I also disagree with the whole concept of education as job training, rather than education being about enabling us to learn how to learn and become productive members of society. I consider it especially bad public policy for learning around technology given that the sector changes very quickly, and what people learn as part of "job training" becomes obsolete very quickly. It would be hard to convince me that any of the software tools that are popular today will be around in 10 years, just as it doesn't surprise me that the software I learned with 20+ years ago is no longer what people are learning today.

There is something about the OLPC environment that reminds me of when I was learning computing.

Back in the mid 1980's many of the computers you would buy would have manuals that had schematics in the back. You could go out and buy magazines that would include source code (often in the computing language known as "Basic") that you could type in, run, modify, and then share the modifications with your friends. My interest in computing was started because of my ability to take apart and modify both the hardware and software that I had in front of me, and explore in ways that were not necessarily conceived of by the designers.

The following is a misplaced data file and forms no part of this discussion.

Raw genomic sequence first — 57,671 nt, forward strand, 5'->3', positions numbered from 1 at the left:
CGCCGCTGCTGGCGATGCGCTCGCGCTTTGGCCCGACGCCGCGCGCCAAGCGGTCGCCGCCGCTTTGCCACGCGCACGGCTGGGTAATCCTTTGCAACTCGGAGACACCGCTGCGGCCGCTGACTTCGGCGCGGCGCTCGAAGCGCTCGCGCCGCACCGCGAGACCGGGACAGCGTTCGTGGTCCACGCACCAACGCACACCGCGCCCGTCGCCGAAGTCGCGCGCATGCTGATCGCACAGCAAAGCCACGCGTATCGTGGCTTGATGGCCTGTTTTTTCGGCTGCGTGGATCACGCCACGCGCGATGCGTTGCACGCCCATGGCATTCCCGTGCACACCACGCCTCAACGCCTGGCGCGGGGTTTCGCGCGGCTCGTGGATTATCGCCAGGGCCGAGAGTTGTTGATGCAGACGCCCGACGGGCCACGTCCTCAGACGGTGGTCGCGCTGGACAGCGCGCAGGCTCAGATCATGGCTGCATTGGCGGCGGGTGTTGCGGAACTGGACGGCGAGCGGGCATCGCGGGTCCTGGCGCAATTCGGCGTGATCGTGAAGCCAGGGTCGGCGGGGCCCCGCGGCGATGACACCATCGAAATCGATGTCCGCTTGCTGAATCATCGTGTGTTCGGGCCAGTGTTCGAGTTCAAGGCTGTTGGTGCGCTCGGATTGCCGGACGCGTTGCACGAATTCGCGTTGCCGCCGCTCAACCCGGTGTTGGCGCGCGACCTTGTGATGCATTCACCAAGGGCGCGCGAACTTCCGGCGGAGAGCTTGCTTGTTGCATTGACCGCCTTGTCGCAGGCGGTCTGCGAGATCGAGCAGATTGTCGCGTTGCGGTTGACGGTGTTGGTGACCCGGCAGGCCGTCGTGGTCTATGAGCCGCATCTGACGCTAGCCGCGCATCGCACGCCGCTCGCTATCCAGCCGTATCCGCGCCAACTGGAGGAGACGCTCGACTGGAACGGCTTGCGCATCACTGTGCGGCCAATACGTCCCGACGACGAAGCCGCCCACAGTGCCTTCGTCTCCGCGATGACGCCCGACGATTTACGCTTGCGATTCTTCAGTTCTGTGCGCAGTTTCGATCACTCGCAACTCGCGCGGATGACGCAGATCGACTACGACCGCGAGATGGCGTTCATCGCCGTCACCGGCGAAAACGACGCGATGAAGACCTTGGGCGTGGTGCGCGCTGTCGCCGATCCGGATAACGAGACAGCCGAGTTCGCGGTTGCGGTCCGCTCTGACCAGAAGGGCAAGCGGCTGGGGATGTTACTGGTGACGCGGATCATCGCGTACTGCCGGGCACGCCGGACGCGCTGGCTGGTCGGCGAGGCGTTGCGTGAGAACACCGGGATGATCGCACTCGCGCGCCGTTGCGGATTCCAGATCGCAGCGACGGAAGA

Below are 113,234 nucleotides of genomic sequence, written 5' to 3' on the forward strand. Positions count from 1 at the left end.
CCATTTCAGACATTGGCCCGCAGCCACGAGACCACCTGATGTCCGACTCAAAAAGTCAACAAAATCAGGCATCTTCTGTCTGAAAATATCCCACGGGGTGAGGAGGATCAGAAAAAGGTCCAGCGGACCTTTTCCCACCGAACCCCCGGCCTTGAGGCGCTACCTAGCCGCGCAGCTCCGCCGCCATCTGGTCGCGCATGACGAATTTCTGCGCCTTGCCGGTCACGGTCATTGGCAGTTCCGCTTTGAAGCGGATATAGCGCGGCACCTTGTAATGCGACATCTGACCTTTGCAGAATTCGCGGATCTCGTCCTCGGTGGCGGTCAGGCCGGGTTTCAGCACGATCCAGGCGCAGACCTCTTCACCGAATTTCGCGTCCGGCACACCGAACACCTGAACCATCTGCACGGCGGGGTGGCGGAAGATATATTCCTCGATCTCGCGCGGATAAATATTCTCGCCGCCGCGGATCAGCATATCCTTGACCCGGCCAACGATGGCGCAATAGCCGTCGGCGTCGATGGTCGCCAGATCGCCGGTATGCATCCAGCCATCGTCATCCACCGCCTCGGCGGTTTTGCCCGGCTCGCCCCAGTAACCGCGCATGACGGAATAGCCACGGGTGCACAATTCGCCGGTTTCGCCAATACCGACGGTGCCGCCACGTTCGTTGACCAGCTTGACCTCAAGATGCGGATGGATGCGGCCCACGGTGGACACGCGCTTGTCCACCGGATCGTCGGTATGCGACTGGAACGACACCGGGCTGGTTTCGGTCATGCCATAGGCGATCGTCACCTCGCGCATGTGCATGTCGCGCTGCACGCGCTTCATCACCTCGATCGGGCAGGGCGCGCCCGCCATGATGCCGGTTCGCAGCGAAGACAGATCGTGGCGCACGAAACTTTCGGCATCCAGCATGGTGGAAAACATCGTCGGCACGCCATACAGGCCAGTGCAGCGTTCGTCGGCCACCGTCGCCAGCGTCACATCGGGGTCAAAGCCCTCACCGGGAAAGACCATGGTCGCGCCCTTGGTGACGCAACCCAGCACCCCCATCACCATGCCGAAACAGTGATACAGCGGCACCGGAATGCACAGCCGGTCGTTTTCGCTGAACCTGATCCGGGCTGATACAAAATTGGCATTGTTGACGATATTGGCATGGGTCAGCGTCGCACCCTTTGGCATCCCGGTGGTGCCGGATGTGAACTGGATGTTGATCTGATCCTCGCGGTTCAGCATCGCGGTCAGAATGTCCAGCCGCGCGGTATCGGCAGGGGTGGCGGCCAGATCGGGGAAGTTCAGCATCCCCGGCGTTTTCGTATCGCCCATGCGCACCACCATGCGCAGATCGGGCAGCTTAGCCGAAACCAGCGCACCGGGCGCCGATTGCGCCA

While the XO doesn't come with schematics, although the Measure activity includes a hardware project people are intended to build themselves. The software environment lends itself to the same type of learning that I grew up in. In the rich countries it is still possible for motivated youth to install Linux on their own computers and learn in that environment, although the public policy direction (through things like legal protection for "DRM") is to make these types of choices harder and possibly illegal. More and more of the computing in the hands of youth have "no user modifiable parts inside".

One thought that always comes to my mind is that if the OLPC educational project is successful in majority world countries, but unsuccessful here in the currently rich countries, that we are heading into a future where those who grew up being able to be creative and innovative will be elsewhere. Will this eventually lead to a flipping of which will be the rich and which will be the poor countries?